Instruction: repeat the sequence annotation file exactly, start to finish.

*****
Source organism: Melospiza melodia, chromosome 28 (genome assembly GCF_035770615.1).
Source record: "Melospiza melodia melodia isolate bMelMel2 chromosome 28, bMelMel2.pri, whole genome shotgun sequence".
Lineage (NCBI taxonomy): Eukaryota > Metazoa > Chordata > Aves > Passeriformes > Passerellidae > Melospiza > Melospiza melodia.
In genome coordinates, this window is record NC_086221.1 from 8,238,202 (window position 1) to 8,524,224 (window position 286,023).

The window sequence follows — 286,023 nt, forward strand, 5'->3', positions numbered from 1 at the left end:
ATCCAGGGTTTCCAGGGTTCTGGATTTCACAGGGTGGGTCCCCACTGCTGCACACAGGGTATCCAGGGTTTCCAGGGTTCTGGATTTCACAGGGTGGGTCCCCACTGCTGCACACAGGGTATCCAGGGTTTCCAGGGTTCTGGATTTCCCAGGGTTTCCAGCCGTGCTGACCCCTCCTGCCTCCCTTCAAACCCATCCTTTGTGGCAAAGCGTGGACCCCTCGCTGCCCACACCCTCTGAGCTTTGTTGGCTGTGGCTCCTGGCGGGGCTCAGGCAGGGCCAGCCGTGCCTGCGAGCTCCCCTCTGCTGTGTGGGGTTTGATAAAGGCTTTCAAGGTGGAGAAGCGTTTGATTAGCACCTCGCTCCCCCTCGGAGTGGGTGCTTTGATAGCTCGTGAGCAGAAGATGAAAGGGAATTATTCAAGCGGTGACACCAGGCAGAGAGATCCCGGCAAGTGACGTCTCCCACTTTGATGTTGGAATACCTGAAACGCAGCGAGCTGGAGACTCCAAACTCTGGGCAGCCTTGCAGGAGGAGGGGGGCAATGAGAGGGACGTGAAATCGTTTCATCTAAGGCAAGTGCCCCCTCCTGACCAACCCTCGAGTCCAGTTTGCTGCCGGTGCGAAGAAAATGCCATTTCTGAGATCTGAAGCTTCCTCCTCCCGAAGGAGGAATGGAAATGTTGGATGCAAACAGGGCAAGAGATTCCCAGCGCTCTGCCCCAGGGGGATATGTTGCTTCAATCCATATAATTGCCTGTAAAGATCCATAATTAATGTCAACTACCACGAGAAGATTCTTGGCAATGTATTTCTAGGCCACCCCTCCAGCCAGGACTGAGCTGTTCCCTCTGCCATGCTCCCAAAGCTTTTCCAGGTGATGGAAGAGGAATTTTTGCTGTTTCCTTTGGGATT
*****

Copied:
Source organism: Melospiza melodia, chromosome 28 (genome assembly GCF_035770615.1).
Source record: "Melospiza melodia melodia isolate bMelMel2 chromosome 28, bMelMel2.pri, whole genome shotgun sequence".
Lineage (NCBI taxonomy): Eukaryota > Metazoa > Chordata > Aves > Passeriformes > Passerellidae > Melospiza > Melospiza melodia.
In genome coordinates, this window is record NC_086221.1 from 8,238,202 (window position 1) to 8,524,224 (window position 286,023).

The window sequence follows — 286,023 nt, forward strand, 5'->3', positions numbered from 1 at the left end:
ATCCAGGGTTTCCAGGGTTCTGGATTTCACAGGGTGGGTCCCCACTGCTGCACACAGGGTATCCAGGGTTTCCAGGGTTCTGGATTTCACAGGGTGGGTCCCCACTGCTGCACACAGGGTATCCAGGGTTTCCAGGGTTCTGGATTTCCCAGGGTTTCCAGCCGTGCTGACCCCTCCTGCCTCCCTTCAAACCCATCCTTTGTGGCAAAGCGTGGACCCCTCGCTGCCCACACCCTCTGAGCTTTGTTGGCTGTGGCTCCTGGCGGGGCTCAGGCAGGGCCAGCCGTGCCTGCGAGCTCCCCTCTGCTGTGTGGGGTTTGATAAAGGCTTTCAAGGTGGAGAAGCGTTTGATTAGCACCTCGCTCCCCCTCGGAGTGGGTGCTTTGATAGCTCGTGAGCAGAAGATGAAAGGGAATTATTCAAGCGGTGACACCAGGCAGAGAGATCCCGGCAAGTGACGTCTCCCACTTTGATGTTGGAATACCTGAAACGCAGCGAGCTGGAGACTCCAAACTCTGGGCAGCCTTGCAGGAGGAGGGGGGCAATGAGAGGGACGTGAAATCGTTTCATCTAAGGCAAGTGCCCCCTCCTGACCAACCCTCGAGTCCAGTTTGCTGCCGGTGCGAAGAAAATGCCATTTCTGAGATCTGAAGCTTCCTCCTCCCGAAGGAGGAATGGAAATGTTGGATGCAAACAGGGCAAGAGATTCCCAGCGCTCTGCCCCAGGGGGATATGTTGCTTCAATCCATATAATTGCCTGTAAAGATCCATAATTAATGTCAACTACCACGAGAAGATTCTTGGCAATGTATTTCTAGGCCACCCCTCCAGCCAGGACTGAGCTGTTCCCTCTGCCATGCTCCCAAAGCTTTTCCAGGTGATGGAAGAGGAATTTTTGCTGTTTCCTTTGGGATT